The way to break yourself of this habit is to pay attention to what your eyes (and your feet) are doing, especially during your warm-ups and cool-downs, making sure that you watch as your foot connects with the intended foothold exactly and precisely, every single time. The common error is to think you’re doing this, but to actually be looking away at the last second or even fraction of a second before your foot connects with the hold, which can lead to a huge dump in climbing efficiency as you fail to take full advantage of each foot placement.

Repetition Yields Fruition: Drill It!

  • Get Started: During your warm-up, watch each foot connect with every intended foothold exactly where you want it. Oftentimes, climbers think they’re doing this, but they’re actually looking away from footholds at the last second, assuming that their foot is connecting properly with the foothold. Pay attention and watch every single foot placement you make. Choose an easy route, and climb it slowly, focusing on each and every foot placement. Always place the foot on a hold or a smear with intention. Look at the foothold, and then place the foot quietly and precisely on the hold.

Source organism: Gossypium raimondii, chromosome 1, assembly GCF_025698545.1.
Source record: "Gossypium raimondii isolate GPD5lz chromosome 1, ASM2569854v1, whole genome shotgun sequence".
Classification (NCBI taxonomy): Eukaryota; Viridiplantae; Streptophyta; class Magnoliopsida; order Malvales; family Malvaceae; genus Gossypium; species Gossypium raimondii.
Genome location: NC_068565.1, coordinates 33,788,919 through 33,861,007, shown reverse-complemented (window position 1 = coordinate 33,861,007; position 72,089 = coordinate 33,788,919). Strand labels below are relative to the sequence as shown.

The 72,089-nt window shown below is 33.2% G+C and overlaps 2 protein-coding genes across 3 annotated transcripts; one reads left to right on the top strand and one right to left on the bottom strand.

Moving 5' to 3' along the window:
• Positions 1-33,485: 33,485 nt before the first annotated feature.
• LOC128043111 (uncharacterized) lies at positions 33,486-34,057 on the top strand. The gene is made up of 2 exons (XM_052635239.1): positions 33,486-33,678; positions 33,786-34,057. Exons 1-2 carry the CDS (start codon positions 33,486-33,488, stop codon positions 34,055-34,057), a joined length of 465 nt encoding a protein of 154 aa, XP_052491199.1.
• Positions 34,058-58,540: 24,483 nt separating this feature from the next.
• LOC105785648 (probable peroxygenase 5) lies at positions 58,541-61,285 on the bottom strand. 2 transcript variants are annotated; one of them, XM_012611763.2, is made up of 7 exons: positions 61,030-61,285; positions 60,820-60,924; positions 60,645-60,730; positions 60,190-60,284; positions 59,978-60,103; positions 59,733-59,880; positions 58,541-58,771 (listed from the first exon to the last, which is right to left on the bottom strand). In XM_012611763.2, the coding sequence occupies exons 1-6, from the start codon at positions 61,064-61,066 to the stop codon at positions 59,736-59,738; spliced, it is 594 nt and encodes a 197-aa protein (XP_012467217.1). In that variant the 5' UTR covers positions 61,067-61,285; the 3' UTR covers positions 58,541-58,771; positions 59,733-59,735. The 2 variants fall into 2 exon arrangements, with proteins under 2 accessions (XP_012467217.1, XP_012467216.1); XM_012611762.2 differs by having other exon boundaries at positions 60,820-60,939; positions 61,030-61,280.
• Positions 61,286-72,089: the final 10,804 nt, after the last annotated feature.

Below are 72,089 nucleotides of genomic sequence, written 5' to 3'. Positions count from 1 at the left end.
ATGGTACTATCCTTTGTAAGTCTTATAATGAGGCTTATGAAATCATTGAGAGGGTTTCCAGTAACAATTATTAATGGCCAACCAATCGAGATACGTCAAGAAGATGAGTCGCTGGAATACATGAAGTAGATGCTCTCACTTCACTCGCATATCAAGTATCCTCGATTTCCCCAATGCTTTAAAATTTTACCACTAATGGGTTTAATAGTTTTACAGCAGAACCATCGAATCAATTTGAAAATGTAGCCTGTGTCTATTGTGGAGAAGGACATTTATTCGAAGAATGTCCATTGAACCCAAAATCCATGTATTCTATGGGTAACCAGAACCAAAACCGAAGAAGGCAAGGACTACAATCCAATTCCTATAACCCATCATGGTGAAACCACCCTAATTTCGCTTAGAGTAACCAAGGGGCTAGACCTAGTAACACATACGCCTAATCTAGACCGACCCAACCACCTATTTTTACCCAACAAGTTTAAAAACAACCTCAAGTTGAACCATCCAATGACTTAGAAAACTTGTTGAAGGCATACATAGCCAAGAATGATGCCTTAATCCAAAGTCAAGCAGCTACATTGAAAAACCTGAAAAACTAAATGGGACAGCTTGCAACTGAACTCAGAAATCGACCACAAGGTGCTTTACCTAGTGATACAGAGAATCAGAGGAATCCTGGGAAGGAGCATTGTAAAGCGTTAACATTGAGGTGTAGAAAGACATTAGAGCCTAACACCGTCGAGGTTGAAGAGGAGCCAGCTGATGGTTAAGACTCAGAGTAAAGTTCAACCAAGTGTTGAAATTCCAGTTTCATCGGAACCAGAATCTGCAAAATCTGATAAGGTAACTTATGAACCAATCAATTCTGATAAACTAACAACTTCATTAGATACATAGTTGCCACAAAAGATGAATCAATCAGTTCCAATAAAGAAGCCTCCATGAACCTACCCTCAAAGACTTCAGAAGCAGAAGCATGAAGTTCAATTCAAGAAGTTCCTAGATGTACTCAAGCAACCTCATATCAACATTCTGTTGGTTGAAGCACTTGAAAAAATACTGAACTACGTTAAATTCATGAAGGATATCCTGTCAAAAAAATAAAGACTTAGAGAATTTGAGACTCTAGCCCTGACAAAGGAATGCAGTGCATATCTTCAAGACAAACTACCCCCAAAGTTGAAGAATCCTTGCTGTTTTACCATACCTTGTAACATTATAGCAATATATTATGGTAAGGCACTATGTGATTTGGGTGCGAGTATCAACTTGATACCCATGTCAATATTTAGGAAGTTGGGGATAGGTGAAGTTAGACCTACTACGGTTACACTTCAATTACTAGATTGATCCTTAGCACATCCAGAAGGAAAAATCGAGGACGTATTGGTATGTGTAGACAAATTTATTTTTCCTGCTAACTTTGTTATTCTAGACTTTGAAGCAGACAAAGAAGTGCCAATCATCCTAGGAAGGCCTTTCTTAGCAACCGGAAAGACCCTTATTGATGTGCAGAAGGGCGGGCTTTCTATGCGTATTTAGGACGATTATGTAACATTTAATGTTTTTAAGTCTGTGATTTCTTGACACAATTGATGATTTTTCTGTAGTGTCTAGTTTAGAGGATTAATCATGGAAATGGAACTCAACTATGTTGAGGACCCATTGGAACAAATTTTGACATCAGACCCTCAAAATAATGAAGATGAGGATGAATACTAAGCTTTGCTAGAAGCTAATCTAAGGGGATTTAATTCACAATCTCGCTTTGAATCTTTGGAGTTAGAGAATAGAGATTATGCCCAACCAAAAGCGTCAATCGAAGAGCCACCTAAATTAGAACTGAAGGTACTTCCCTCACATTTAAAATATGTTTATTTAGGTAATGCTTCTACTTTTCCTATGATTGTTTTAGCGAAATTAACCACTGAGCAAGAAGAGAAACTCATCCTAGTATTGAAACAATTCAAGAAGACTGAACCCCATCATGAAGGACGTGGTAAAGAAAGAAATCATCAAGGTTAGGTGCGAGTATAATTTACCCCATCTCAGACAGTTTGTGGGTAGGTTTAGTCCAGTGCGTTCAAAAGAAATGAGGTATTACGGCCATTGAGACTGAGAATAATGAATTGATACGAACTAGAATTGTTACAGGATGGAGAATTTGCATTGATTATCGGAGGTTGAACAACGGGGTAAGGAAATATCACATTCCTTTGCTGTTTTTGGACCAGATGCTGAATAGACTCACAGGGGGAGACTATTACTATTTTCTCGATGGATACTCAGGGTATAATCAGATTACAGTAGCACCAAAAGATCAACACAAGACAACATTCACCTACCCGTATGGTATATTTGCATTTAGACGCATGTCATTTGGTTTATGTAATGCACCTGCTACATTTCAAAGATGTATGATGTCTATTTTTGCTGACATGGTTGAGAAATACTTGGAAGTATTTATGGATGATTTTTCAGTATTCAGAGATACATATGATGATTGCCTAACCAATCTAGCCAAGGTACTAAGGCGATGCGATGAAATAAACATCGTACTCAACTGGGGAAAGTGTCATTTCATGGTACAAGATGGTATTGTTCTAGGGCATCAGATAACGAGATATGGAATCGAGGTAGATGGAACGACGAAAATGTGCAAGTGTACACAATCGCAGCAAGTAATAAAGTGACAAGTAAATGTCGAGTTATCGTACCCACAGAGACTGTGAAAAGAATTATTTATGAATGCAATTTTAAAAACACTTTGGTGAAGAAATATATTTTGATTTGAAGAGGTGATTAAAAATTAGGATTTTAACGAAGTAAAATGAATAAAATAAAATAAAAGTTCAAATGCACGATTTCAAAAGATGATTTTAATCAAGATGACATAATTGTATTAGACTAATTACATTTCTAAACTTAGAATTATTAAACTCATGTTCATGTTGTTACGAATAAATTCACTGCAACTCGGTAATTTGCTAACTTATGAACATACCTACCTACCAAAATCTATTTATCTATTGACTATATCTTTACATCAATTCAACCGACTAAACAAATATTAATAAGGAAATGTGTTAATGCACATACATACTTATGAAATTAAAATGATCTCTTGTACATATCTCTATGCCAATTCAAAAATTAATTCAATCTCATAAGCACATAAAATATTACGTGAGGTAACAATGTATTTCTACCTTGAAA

• Step It Up: Look down and out to the sides at the new footholds that become available to you between every hand movement. Look in every possible direction that you could potentially step. Climbers regularly become overly focused on handholds, since they’re closer to the eyes and brain, and forget to reassess footholds with every move. Don’t forget to look left and right, low and high, and take into account toe hooks, heel hooks, flags, and back steps as well as more standard foot placements. Experiment with using different/not-as-obvious footholds on your familiar warm up/cool down. Develop a level of comfort with using the footholds that make the most sense for you, not just the obvious ones. The more you do this and make it second nature, the faster and better you will become at quickly scanning all available footholds and better yet, knowing where to look and selecting the most efficient footholds to use without wasting any time.